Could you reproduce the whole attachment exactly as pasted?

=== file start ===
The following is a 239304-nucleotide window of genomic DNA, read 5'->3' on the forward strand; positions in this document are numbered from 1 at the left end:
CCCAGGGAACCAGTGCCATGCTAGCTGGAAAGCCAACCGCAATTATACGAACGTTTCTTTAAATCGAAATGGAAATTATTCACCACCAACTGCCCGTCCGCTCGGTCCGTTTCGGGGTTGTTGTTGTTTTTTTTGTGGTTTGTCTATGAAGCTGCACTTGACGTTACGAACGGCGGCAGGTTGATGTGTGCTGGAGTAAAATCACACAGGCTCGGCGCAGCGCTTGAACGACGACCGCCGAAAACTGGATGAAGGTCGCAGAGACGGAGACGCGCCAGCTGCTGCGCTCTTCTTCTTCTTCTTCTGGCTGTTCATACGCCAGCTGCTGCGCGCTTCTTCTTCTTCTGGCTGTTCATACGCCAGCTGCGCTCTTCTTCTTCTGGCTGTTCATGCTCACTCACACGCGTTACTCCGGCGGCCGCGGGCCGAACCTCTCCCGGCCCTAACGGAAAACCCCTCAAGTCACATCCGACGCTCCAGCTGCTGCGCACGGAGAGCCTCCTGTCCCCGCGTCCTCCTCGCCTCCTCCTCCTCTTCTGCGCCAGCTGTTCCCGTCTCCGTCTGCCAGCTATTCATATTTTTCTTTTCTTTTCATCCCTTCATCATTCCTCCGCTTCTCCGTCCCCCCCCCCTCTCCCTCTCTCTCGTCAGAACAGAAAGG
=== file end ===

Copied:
The following is a 239304-nucleotide window of genomic DNA, read 5'->3' on the forward strand; positions in this document are numbered from 1 at the left end:
CCCAGGGAACCAGTGCCATGCTAGCTGGAAAGCCAACCGCAATTATACGAACGTTTCTTTAAATCGAAATGGAAATTATTCACCACCAACTGCCCGTCCGCTCGGTCCGTTTCGGGGTTGTTGTTGTTTTTTTTGTGGTTTGTCTATGAAGCTGCACTTGACGTTACGAACGGCGGCAGGTTGATGTGTGCTGGAGTAAAATCACACAGGCTCGGCGCAGCGCTTGAACGACGACCGCCGAAAACTGGATGAAGGTCGCAGAGACGGAGACGCGCCAGCTGCTGCGCTCTTCTTCTTCTTCTTCTGGCTGTTCATACGCCAGCTGCTGCGCGCTTCTTCTTCTTCTGGCTGTTCATACGCCAGCTGCGCTCTTCTTCTTCTGGCTGTTCATGCTCACTCACACGCGTTACTCCGGCGGCCGCGGGCCGAACCTCTCCCGGCCCTAACGGAAAACCCCTCAAGTCACATCCGACGCTCCAGCTGCTGCGCACGGAGAGCCTCCTGTCCCCGCGTCCTCCTCGCCTCCTCCTCCTCTTCTGCGCCAGCTGTTCCCGTCTCCGTCTGCCAGCTATTCATATTTTTCTTTTCTTTTCATCCCTTCATCATTCCTCCGCTTCTCCGTCCCCCCCCCCTCTCCCTCTCTCTCGTCAGAACAGAAAGG